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Colombia Peace



he Colombian government and

the Revolutionary Armed Forces

of Colombia (known as FARC) final-

ized a

peace agreement on Aug. 25


they hope will bring an end to a bloody

52-year war.

The agreement—which must still

be approved by Colombian voters on

Oct. 2—outlines five main objectives:

(1) Ending political violence; (2) Justice

for the victims of the conflict; (3) Rural

development and government investment

in infrastructure; (4) Recognition of FARC

as a political party and a guarantee of five

seats in the Colombian Senate; and (5)

Ending the drug trade.

“This is a transformational moment for

our hemisphere,” said Bernard Aronson,

the U.S. envoy to the peace talks. “It is a

final repudiation of political violence as

a means of changing governments.” Per-

haps the peace deal’s biggest selling point

to ordinary Colombians is the possibility

that it will kick the economy into over-

drive, by opening conflict zones to new

investment and infrastructure projects.

The United States’

“Plan Colombia”

has been a cornerstone of the U.S.-

Colombia relationship and is widely cred-

ited with helping to mitigate the threat

from FARC guerillas.

Reducing the illegal coca crop—the

backbone of FARC funding—is also

of great concern to the United States,

which is the main consumer of the drug.

Although coca production has gone up

in the last few years, U.S. Ambassador to

Colombia Kevin Whitaker is confident

that with FARC engaged on a diplomatic

level, the group will be more open to get-

ting out of the narcotics trade.

A rejection by voters on Oct. 2 would

be a harsh blow to Colombian President

Juan Manuel Santos, as well as to the U.S.

diplomats who have worked with Colom-

bian authorities for many years to achieve

this agreement.

To Address Extremism,

Start with Development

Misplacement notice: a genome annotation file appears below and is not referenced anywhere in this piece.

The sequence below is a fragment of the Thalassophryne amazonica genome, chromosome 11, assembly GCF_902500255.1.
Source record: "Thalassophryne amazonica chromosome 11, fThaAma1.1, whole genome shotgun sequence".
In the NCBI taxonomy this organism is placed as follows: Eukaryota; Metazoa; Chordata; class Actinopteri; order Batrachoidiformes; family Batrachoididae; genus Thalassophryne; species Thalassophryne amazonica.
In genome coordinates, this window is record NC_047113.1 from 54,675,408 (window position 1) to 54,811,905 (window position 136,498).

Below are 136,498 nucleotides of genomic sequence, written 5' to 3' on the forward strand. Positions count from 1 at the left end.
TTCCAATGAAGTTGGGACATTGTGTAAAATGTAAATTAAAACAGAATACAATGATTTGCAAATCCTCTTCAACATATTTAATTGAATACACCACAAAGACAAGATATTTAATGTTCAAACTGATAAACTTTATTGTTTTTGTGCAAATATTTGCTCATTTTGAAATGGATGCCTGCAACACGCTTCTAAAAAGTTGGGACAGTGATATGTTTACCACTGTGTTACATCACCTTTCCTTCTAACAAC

s the United States works to defeat

terrorist groups like the so-called

Islamic State, battlefield victories are

not enough, say State Department

Deputy Coordinator for Counterterrorism

Michael Ortiz and USAID Coordinator

for Countering Violent Extremism Russell

Porter in a July 20 Department of State “DipNote” blog post. The underlying

factors that allow these groups to recruit

and mobilize people to commit acts of

violence in furtherance of ideologies of

hate must also be addressed.

In May, the U.S. Agency for Interna-

tional Development and the State Depart-

ment released the first-ever Joint Strategy on Countering Violent Extremism (called

CVE) to prevent extremism from taking

hold by using the tools of development

and diplomacy.

The links between violent extremism

and underdevelopment are mutually

reinforcing; and USAID and the State

Department recognize that the need

has never been greater to address these


Extremists’ actions overwhelm health

systems, feed insecurity and instabil-

ity, displace people from their homes

and drive migration. And they impede

economic growth by discouraging invest-

ment—not only from international com-

panies, but also from local entrepreneurs.

Research shows that prevention efforts

are most effective when led by local com-

munities themselves—with young people,

women, local governments, teachers and

civil society directing and owning the


Development programs that reduce

the allure of violent extremist groups have

immeasurable payoffs, both in terms of

reaching development goals—meaning-

ful objectives in their own right—and in

terms of advancing U.S. foreign policy


Visa Delays Endanger



our years after working with the U.S.

military as a translator in Afghanistan,

Zar Mohammad Stanikzai has become a

prisoner in his own home, reports Emma-

rie Huetteman in The New York Times on Aug. 9.

Mr. Stanikzai is awaiting a determina-

tion by Congress on a special visa as part

of a program to translators and interpret-

ers who assisted the military during the

wars in Iraq and Afghanistan. He first

applied for the program in 2013, after

he came under fire in his car and a local

imamwarned his father that Mr. Stanikzai

could be killed for working for Americans.

For more than eight years, the State

Department has managed a visa program

From top: Local leaders from around the

world launch Strong Cities Network in

September 2015. Children in Chad react

to participatory theater performance,

part of a USAID program to counter

extremism. World leaders at the

Countering Violent Extremism Summit

at the White House in February 2015.